Xanax rap is very much a thing now, but it looks like Xanax pop is becoming one, too. L Devine is only two years younger than I am, but the fact that she looks like a teen and is singing about the joys of “becoming numb” on drugs with a dead look in her eye is more than mildly concerning. I mean, the song is called “Peer Pressure.” It’s all very on-the-nose. (Although back in my day the drugs you were pressured into trying were the go-apeshit-at-an-EDM-concert variety.)

Kenzie, “Dark July” and “Funeral” (dir. Camille Summers-Valli)

For me, part of the fun of making this newsletter every week is discovering new artists who not only have an eye for great videos and visual storytelling, but also have a unique, enigmatic sound that I immediately latch onto. Kenzie is such an artist, and I can’t wait to see/hear more of her work.

First Aid Kit, “Rebel Heart” (dir. Mats Udd)

First Aid Kit? Haven’t heard that name in years. They’re witches now.

Bishop Briggs, “Baby” (dir. Malia James)

For some reason there are a ton of animated videos to get to this week, so buckle up. This first one…well, I haven’t paid that much attention to the Hot Topic Instagram account, but I imagine this is a similar aesthetic. Also I literally searched for an hour trying to figure out which art photograph the video is paying homage to at 2:42. I know it’s based off a photograph, I’m just forgetting the name of the photographer. If you have any clues, please let me know.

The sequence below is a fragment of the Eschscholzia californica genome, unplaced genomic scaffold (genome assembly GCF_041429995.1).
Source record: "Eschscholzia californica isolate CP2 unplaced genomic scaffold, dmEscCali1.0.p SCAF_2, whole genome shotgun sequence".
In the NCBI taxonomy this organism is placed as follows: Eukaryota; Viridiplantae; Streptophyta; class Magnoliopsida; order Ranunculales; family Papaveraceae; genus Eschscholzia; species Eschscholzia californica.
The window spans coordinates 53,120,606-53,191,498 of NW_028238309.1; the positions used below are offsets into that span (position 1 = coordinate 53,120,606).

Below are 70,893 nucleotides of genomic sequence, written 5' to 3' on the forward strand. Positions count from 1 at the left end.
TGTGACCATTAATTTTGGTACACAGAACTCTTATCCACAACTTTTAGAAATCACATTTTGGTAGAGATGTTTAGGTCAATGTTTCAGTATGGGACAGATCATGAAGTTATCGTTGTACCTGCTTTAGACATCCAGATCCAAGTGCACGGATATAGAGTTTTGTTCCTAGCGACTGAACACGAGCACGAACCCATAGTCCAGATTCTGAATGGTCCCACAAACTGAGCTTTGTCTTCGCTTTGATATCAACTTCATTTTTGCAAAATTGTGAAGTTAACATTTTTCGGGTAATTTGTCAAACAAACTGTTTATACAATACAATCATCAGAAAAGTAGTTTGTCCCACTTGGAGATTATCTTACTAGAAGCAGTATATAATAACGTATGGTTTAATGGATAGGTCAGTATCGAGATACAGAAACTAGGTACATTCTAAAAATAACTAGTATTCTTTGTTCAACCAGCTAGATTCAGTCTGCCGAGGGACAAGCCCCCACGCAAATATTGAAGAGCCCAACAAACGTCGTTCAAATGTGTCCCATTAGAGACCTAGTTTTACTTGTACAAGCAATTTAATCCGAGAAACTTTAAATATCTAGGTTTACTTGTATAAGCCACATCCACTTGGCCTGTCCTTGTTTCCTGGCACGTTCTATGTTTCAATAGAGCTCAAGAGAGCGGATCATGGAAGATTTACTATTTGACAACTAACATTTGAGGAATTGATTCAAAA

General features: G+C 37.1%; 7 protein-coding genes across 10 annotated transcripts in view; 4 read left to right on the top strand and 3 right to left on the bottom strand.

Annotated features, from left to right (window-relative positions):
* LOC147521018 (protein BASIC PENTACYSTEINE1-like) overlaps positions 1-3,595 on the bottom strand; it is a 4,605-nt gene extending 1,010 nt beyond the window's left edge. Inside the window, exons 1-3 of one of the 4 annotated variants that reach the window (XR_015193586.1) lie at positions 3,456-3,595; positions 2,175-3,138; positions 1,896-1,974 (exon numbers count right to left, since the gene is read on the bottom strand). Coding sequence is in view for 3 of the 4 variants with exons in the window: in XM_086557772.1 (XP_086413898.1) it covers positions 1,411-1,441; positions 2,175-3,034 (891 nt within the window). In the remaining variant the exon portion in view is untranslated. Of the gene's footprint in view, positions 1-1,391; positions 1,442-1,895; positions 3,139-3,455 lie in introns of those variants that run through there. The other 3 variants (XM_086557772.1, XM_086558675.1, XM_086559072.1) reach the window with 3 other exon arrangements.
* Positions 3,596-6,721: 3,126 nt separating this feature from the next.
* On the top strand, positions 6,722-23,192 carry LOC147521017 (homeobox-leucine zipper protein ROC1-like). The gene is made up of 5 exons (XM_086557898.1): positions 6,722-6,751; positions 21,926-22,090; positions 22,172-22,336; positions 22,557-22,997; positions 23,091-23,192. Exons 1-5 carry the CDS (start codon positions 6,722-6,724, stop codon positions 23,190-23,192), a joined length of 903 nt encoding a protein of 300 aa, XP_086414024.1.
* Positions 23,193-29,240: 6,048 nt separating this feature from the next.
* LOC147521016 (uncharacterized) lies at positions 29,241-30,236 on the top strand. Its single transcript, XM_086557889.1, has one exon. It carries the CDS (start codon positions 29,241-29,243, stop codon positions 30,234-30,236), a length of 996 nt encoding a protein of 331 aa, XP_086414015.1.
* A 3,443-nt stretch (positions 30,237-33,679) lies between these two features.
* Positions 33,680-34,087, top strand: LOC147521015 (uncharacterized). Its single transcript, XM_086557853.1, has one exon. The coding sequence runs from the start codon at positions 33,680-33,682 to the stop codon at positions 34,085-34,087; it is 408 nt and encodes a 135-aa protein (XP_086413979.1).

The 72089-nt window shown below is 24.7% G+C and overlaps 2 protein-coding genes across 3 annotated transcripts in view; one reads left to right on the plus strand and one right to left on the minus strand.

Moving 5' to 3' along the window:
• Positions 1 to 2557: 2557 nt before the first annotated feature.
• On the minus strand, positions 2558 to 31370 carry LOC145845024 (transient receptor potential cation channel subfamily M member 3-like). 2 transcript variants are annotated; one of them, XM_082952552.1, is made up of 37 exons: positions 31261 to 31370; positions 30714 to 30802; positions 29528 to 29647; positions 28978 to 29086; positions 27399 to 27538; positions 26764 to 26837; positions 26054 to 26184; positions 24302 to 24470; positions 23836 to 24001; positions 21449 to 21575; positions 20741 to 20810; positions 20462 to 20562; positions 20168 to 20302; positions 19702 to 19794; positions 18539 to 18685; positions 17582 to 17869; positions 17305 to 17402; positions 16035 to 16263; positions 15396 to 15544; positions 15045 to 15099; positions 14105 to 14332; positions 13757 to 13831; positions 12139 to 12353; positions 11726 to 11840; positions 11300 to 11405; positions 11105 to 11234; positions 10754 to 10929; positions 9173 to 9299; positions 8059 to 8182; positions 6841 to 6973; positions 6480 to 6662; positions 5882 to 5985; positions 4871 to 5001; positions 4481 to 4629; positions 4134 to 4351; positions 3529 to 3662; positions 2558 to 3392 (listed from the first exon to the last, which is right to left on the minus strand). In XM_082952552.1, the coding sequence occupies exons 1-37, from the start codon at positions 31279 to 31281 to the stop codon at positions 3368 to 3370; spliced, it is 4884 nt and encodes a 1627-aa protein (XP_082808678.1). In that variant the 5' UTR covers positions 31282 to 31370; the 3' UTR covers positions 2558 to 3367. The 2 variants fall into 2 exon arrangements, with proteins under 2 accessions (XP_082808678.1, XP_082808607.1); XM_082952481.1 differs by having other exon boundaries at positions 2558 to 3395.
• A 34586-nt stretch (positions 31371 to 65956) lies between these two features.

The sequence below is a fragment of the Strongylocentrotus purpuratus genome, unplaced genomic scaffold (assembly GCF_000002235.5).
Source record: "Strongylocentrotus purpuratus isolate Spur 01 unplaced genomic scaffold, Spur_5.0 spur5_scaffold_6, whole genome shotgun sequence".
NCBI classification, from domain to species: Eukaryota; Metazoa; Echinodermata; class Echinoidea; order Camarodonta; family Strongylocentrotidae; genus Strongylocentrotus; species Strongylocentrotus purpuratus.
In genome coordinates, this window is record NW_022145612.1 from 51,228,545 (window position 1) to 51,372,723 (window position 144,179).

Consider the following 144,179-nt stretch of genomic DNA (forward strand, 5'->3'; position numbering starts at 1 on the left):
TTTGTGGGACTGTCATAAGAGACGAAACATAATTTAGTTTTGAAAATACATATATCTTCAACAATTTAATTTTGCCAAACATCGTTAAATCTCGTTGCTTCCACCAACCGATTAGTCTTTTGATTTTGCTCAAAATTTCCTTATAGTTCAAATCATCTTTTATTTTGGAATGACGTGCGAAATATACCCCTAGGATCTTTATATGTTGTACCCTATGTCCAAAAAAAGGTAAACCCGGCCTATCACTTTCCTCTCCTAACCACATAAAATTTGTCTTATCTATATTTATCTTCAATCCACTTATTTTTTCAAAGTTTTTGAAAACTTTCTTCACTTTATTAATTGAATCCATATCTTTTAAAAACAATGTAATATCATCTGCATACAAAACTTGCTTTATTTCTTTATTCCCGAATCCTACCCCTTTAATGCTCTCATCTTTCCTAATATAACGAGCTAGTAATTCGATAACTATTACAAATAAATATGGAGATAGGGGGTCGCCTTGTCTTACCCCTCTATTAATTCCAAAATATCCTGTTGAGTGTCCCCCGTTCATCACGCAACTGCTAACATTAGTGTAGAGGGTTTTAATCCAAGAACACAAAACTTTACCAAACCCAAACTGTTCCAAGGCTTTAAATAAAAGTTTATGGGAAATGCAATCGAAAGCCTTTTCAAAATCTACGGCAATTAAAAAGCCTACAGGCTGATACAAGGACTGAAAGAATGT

gv.grace, “F**k Golf” (dir. Elise Mesner)

Folks, no matter what I tell you or how long you stare at the thumbnail, I can’t adequately prepare you for what’s in this video. With that said, the YouTube upload is the censored version; to see the NSFW version of the video, click here.

Welles, “Rock N Roll” (dir. BASA)

A rock n’ roll video in 2018!

Fleet Foxes, “I Am All That I Need/Arroyo Seco/Thumbprint Scar” (dir. Sean Pecknold)

I’m not sure what to make of this video. For one thing, the song makes a lot of hidden references to Fleet Foxes itself and the band’s journey (like that sampling of a choir singing “White Winter Hymnal” near the end), and it’s strange to give a song so personal such an abstracted visual. But that’s kind of what the whole album Crack-Up, released last year, does. It takes what appears to be highly personal stories written by frontman Robin Pecknold and smothers them in a mannered, polished, and expansive sonic blanket of folk-rock.

By the way, there are currently nine videos made from Crack-Up’s songs (no I have not watched all of them) but personally, I’ve found that the best visual for the album was when I was playing Skyrim last year and I put it on in the background. It was perfect! A highly simulated indie folk record for a highly simulated rugged wilderness. I don’t have a Nintendo Switch, but I assume it’ll work just as well for Breath of the Wild.